My first clumsy efforts at carving resulted in several painful finger cuts and not a little frustration. Matthew would smile sympathetically when he saw me show up for our lunchtime lesson with a bandage or two on my fingers. Soon I achieved better results, and though the small figures I carved looked juvenile compared to Matthew’s work, he nodded approvingly at what I produced. I began consulting woodworking videos on the Web to learn more, and I would report to Matthew how a certain carver did a wide stop cut or used an undercut to create shadow effects in high relief. Matthew would often nod in agreement but at other times simply shrug and say, “Here’s how I learned to do it.” I always followed Matthew’s lead on such matters, and quickly discarded what I’d learned from the video if it contradicted his technique.

It was during these practice sessions that I learned Matthew’s deepest respect was reserved not for his carvings but for the ordinary things of the street with which he communicated. “Why?” I asked, offended by the idea that in Matthew’s world, a graffiti-scarred concrete wall might occupy a higher position in his value system than a beautifully executed woodcarving of a salmon or sea otter. Matthew stared at me for a moment and smiled.

“We are the Anishinaabeg,” he said with a faraway look in his eyes. “Beings made out of nothing. We have a special place in our hearts for these beings, these things, who must create their personalities on their own. The wood statues already exist. But the things of the street—these things of metal, glass, and plastic—have to be made. That’s why I talk to them, to help them fashion themselves. Help them become.”

I’d long stopped thinking about Matthew’s habit of talking to Dumpsters and streetlights. I had accepted it as a quirk or oddity, the relatively harmless effect of living without access to decent health care or medication and counseling. An elective affinity gone wrong. But now I realized that Matthew’s habit wasn’t just a colorful side effect but something he took very seriously. “So what do they say to you?” I asked.

“That fire hydrant?” he said, pointing to a red hydrant not far from where we were sitting. “He’s actually a neat freak, did you know that?”

I looked from Matthew to the hydrant and smiled. Was he pulling my leg? Giving the white college boy a run for his money? Was he playing the exotic native to my gullible, authenticity-seeking tourist? “A fire hydrant that’s a neat freak?”

Who is a neat freak, my friend. Who is a neat freak.”

“I don’t understand.”

“That hydrant is one of the unhappiest creatures around,” he said as he carved what would turn out to be the face of an adorable child. “He likes things neat as a pin but he has dogs pissing on him all the time. College students throw up on him. He’s happiest when the fire department has to use him, but not for reasons of heroism. He likes to be used in a fire because he gets a thorough cleaning—all that water and overspray, you know? Better than drenching rain, he says, although rain’s okay for him too.”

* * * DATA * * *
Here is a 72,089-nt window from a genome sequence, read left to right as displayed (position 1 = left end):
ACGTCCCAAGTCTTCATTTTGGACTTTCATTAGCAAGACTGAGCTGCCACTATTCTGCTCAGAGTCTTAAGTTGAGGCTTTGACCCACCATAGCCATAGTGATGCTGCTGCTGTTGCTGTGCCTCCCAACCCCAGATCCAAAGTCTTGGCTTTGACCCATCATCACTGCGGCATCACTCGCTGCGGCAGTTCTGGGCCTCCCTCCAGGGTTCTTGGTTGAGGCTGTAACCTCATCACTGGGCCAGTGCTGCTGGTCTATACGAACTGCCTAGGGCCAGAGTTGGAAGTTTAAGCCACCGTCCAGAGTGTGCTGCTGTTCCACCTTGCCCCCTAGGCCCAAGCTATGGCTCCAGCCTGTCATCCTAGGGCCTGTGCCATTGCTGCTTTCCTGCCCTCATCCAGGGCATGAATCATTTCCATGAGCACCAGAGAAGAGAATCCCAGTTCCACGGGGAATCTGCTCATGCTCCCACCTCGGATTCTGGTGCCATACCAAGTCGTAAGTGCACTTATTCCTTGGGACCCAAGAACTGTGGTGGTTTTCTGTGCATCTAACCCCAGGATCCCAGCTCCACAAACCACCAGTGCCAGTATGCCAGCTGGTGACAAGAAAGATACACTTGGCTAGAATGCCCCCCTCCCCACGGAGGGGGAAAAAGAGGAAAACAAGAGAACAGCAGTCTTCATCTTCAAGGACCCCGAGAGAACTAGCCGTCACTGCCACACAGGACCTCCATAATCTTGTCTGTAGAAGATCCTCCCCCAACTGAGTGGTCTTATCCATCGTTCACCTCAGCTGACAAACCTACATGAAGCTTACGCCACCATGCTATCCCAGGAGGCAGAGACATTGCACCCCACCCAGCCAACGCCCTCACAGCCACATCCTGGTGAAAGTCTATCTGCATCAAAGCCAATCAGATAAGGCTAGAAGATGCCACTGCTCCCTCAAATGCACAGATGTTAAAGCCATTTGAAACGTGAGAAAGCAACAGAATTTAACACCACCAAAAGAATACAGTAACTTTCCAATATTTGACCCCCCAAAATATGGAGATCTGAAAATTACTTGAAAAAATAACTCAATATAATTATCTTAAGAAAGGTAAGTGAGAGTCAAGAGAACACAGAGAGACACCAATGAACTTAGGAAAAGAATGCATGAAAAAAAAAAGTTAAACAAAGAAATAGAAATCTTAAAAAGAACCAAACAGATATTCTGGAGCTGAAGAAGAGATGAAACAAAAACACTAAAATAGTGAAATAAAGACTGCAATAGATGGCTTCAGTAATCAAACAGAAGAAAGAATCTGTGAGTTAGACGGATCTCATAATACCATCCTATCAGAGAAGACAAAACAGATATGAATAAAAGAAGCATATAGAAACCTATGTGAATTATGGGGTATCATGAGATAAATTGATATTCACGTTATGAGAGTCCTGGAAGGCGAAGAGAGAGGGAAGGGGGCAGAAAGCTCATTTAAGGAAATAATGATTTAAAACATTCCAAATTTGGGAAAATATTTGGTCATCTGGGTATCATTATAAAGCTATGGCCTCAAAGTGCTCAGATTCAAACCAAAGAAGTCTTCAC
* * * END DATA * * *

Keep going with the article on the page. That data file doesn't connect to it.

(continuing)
I shook my head, not quite believing what I’d heard. “How about that streetlamp,” I said, pointing up above us. My question contained a dare. I wanted to challenge Matthew to see how extensive his knowledge was.

Matthew shook his head knowingly. “You can’t talk to him. He thinks he’s above everything and everybody. Thinks he’s the only one illuminated about the world. Stuck-up son-of-a-bitch he is,’ said Matthew, who spat on the pavement and resumed carving. Then he added, “only reason I keep him around is he’s useful at night out here on the street.”

I learned much more that day about Matthew’s thing-world. The shop window across the street was all about transparency, said Matthew, but if you talked to her long enough, “you find she’s as fake as a Hummel figurine.” Stop signs were mostly jackbooted thugs, but Yield signs had a pleasing, tolerant manner. He had great respect for awnings because they were colorful and useful and asked only to be mended when torn. And doors were mysterious beings who created borders between here and there, this and that. “You go through doors, close them and open them. They keep us apart and bring us together. Doors are what humans are about. Just ask a door some time. She knows a hell of a lot.” There were few items in the street about which Matthew didn’t have an opinion. Objects for which he had no definition or description had kept to themselves, he said, and he left them to their own devices.

My carving lessons continued with Matthew, as did my conversations with him about lampposts, windows, and benches. I soon noticed that my walking pace had slowed; it was impossible not to ponder the fate of a retaining wall or a plastic sign over the entrance to a convenience store. I found myself wondering about the emotional life of electrical wires. I ran my hand along a fence surrounding a school playground to see if it was ticklish (I couldn’t tell). When I passed a cement flowerpot, I touched not the flowers but the pot itself. I was showering mundane objects with the attention a naturist reserves for plants and insects. I had no illusion I could communicate with parking meters or windowsills, and I confess that even then I was skeptical about Matthew’s talent. But there was little doubt that as my woodcarving skill increased so too did my awareness of the everyday life of objects.